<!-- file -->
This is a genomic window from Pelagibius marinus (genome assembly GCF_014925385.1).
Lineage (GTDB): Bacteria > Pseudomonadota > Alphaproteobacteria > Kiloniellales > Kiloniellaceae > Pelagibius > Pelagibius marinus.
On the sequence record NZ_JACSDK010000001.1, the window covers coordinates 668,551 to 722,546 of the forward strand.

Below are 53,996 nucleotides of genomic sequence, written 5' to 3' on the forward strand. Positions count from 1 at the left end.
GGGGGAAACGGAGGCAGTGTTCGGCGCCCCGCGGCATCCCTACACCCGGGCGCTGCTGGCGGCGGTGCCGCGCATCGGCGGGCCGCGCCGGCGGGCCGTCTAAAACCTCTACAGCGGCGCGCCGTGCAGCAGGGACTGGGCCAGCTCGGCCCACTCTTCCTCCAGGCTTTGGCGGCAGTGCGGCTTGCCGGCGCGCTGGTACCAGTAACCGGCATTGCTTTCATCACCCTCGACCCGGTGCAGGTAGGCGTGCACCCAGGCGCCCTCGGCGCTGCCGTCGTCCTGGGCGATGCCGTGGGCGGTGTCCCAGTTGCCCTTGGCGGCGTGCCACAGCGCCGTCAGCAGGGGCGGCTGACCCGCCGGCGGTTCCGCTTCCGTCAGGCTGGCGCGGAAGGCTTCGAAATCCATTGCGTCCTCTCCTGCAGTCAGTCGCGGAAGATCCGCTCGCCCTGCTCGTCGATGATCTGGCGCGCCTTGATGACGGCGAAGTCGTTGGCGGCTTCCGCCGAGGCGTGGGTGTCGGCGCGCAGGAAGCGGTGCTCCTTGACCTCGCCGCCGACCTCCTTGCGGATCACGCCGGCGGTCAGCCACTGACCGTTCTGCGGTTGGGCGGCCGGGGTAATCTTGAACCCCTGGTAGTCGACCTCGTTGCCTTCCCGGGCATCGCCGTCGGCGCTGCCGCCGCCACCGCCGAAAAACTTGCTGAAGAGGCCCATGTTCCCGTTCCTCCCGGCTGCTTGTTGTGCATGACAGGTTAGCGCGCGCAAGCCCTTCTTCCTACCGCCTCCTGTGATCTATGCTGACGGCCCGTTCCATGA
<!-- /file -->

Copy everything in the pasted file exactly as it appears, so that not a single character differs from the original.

This is a genomic window from Pelagibius marinus (genome assembly GCF_014925385.1).
Lineage (GTDB): Bacteria > Pseudomonadota > Alphaproteobacteria > Kiloniellales > Kiloniellaceae > Pelagibius > Pelagibius marinus.
On the sequence record NZ_JACSDK010000001.1, the window covers coordinates 668,551 to 722,546 of the forward strand.

Below are 53,996 nucleotides of genomic sequence, written 5' to 3' on the forward strand. Positions count from 1 at the left end.
GGGGGAAACGGAGGCAGTGTTCGGCGCCCCGCGGCATCCCTACACCCGGGCGCTGCTGGCGGCGGTGCCGCGCATCGGCGGGCCGCGCCGGCGGGCCGTCTAAAACCTCTACAGCGGCGCGCCGTGCAGCAGGGACTGGGCCAGCTCGGCCCACTCTTCCTCCAGGCTTTGGCGGCAGTGCGGCTTGCCGGCGCGCTGGTACCAGTAACCGGCATTGCTTTCATCACCCTCGACCCGGTGCAGGTAGGCGTGCACCCAGGCGCCCTCGGCGCTGCCGTCGTCCTGGGCGATGCCGTGGGCGGTGTCCCAGTTGCCCTTGGCGGCGTGCCACAGCGCCGTCAGCAGGGGCGGCTGACCCGCCGGCGGTTCCGCTTCCGTCAGGCTGGCGCGGAAGGCTTCGAAATCCATTGCGTCCTCTCCTGCAGTCAGTCGCGGAAGATCCGCTCGCCCTGCTCGTCGATGATCTGGCGCGCCTTGATGACGGCGAAGTCGTTGGCGGCTTCCGCCGAGGCGTGGGTGTCGGCGCGCAGGAAGCGGTGCTCCTTGACCTCGCCGCCGACCTCCTTGCGGATCACGCCGGCGGTCAGCCACTGACCGTTCTGCGGTTGGGCGGCCGGGGTAATCTTGAACCCCTGGTAGTCGACCTCGTTGCCTTCCCGGGCATCGCCGTCGGCGCTGCCGCCGCCACCGCCGAAAAACTTGCTGAAGAGGCCCATGTTCCCGTTCCTCCCGGCTGCTTGTTGTGCATGACAGGTTAGCGCGCGCAAGCCCTTCTTCCTACCGCCTCCTGTGATCTATGCTGACGGCCCGTTCCATGA